Syrian soldiers who defected join protesters in the al-Khaldiya neighborhood of the restive city of Homs last month.

Story highlights

Ed Husain says pundits, others wrongly calling for military intervention in Syria

He says, first answer: What will that look like, specifically? Who will take control after Assad?

He says military options would do much more harm than good; U.S. must continue to resist

Husain: Why don't rebels ally with democracy like Israel? Can Assad find face-saving out?

Editor’s Note: Ed Husain is a senior fellow for Middle Eastern studies at the Council on Foreign Relations. Author of “The Islamist,” he can be followed on Twitter via @Ed_Husain

CNN —  

Some of the bravest, noblest women and men I have met are members of the United States armed forces. To them, military intervention is not about winning a debate on television or sounding smart on Twitter. With the United Nations ruling out support for military options to stop the bloodbath in Homs in Syria, leading U.S. commentators are calling for NATO and the Arab League to intervene militarily.

In reality, this would mean the United States would once again carry the heavy burden of war. In NATO’s recent operation in Libya, the United States provided 75% of the reconnaissance data, surveillance, intelligence and refueling planes. Syria is not Libya, and NATO without the United States is not up to the job.

The Arab League is no match for a brutal Syrian regime backed by Russia, China and Iran.

In essence, therefore, we must stop pretending about NATO or the Arab League intervening and accept that it is not “international intervention,” but U.S. military intervention that is being sought in yet another Muslim-majority country. The Muslim dimension is important because the lessons of Lebanon, Iraq, Palestine and Afghanistan are that, invariably, intervention leads to occupation, which leads to varying degrees of Islamist radicalization.

Whatever the motivations to advance U.S. military intervention, we need to address the following questions before contemplating placing U.S. armed forces in harm’s way again, and demanding the U.S. taxpayer foot the bill.

First, what does such U.S. military involvement look like? In military terms, what is the “TTP?” – the envisaged tactics, techniques and procedures for U.S. armed forces? Is intervention designed to create a safe human corridor through which besieged Syrian citizens in Homs can escape, or are we talking about all-out regime change?

Second, if Assad were to be removed by force or arrested by U.S. soldiers for war crimes, who could rule Syria without an ongoing, costly U.S. troop presence on the ground? The U.S.-led, allied mistake in Iraq – to dismiss the Ba’ath party from power – led to years of chaos and killing. Today, the Syrian business sector, media, education, security, mosques and police forces are controlled by the Ba’ath party. What happens to this embedded national infrastructure? In other words, what is the day-after plan?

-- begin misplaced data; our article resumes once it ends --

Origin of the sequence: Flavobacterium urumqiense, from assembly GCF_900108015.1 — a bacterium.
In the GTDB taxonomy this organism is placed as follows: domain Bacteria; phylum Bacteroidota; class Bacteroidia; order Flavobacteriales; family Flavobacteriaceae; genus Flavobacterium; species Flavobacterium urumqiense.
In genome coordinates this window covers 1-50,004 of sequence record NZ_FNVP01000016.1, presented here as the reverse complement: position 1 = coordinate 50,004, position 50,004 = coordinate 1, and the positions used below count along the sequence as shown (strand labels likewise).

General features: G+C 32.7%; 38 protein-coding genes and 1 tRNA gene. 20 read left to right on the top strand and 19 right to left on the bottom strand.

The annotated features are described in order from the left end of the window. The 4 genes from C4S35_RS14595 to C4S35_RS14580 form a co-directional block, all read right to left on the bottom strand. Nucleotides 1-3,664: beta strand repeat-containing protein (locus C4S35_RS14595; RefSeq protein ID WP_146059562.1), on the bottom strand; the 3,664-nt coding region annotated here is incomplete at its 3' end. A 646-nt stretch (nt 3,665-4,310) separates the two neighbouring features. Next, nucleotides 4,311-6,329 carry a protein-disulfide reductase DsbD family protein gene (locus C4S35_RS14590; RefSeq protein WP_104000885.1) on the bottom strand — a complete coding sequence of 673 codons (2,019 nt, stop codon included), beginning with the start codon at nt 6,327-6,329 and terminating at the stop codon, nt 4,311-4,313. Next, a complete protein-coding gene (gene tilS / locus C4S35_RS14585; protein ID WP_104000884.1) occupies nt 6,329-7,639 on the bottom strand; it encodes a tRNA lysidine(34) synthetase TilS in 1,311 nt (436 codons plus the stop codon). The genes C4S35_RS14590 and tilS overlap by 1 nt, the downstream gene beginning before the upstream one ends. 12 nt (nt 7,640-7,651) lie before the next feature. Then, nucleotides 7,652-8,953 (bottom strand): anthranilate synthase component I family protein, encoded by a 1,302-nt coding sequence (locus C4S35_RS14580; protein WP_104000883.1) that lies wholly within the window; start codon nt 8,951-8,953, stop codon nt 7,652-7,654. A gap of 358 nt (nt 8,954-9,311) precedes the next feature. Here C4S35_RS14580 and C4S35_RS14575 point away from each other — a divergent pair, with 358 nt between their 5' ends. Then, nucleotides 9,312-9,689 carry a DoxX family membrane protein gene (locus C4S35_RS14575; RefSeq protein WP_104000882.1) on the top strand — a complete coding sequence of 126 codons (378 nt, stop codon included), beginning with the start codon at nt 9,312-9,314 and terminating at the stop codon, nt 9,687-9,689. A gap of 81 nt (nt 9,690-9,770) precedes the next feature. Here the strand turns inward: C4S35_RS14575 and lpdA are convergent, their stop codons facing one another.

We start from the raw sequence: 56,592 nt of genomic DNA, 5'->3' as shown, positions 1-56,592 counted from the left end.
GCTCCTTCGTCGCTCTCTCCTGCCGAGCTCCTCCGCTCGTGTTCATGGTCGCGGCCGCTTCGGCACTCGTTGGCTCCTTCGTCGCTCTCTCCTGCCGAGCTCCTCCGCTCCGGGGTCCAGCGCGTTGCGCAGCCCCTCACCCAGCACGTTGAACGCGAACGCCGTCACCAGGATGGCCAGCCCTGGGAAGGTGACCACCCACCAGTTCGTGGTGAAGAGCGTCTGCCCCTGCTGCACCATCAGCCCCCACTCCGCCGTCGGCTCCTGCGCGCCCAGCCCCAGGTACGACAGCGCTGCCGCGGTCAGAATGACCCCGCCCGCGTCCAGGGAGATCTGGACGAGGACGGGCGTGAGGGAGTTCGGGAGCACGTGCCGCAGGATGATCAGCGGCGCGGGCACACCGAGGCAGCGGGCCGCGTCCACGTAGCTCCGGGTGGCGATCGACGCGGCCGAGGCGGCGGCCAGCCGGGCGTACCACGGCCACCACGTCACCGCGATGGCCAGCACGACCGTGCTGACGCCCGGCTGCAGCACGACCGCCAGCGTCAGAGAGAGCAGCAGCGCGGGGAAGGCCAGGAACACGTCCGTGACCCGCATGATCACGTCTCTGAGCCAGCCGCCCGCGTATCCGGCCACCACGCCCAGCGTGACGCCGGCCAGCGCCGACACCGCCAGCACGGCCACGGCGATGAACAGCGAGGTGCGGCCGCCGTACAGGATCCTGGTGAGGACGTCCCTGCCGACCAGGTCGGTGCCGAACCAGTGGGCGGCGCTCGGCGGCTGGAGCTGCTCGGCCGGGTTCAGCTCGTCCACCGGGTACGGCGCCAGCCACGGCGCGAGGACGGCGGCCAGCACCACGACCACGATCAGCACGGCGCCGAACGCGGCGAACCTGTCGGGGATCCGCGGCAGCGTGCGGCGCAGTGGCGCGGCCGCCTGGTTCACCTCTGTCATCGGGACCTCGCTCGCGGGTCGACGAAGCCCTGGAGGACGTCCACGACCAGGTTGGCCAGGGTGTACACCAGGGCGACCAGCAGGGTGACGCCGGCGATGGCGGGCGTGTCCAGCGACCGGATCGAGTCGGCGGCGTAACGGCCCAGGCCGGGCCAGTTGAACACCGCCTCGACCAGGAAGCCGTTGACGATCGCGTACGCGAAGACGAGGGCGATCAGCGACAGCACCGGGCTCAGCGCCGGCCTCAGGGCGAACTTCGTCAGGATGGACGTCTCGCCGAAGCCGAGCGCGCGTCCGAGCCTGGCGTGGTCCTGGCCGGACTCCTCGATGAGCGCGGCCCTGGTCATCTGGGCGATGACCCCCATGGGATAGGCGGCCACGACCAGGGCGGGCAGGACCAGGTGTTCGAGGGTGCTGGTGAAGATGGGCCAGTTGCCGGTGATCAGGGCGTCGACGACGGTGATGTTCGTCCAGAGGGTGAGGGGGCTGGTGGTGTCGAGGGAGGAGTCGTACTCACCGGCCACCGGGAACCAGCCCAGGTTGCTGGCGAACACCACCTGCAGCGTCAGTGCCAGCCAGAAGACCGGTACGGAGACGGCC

Third, how does the United States propose to head off the hostilities of China and Russia, who are Syria’s allies? Additionally, Hezbollah, Iran and assorted Jihadist groups will see U.S. forces as sitting targets in an Arab country. Al Qaeda in Iraq will be revived with renewed strategic depth and alliance with terrorists in Syria. What is the potential military and strategic blowback in exposing U.S. forces to an array of enemies at one stroke?

Fourth, intervening in Syria sets a new precedent. The Economist reports of unrest in China. If, buoyed by U.S. intervention in Syria, Chinese protesters were to take to the streets and Beijing proceeded to unleash another Tiananmen Square-style massacre, would the United States consider military strikes on China? Why not? Put simply, what “third and fourth tier effects,” as they are known by military strategists, have not been thought about by interventionists?

I am convinced that military options in Syria will do immeasurably more harm than good. My conviction stems from living in Syria during the U.S. occupation of Iraq and visiting Syria regularly over the last decade. I learned that Syria is a complex nation – its ethnic, sectarian, tribal and religious composition is fragile. Thankfully, the White House and State Department have so far steered clear of pursuing military options. But the war drums are being beaten in the U.S. media and on the think-tank circuit.

Conventional thinking will not solve Syria’s complex conflict. These are the questions that should be on the table: How can a face-saving exit route for Assad be found? Will Russia provide a home, or Iran? If protesters in Syria are democracy activists, what stops them from working with their democratic neighbor, Israel? The answer to that question tells us much about anti-Israeli, and by extension, anti-American sentiment in Syria. How can Turkey and Arab nations persuade the opposition to return to nonviolent protest? Who can hold the country together after Assad’s departure?

War is a costly, deadly last resort. Diplomacy, sanctions, freezing assets, travel bans and international isolation will hasten Assad’s demise. He is self-destructing, and we do not need to thump our chests in the midst of a fiscal crisis with the false glory of “mission accomplished” in a country that shares borders with Israel, Iraq, Turkey, Lebanon and Jordan.

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The opinions expressed in this commentary are solely those of Ed Husain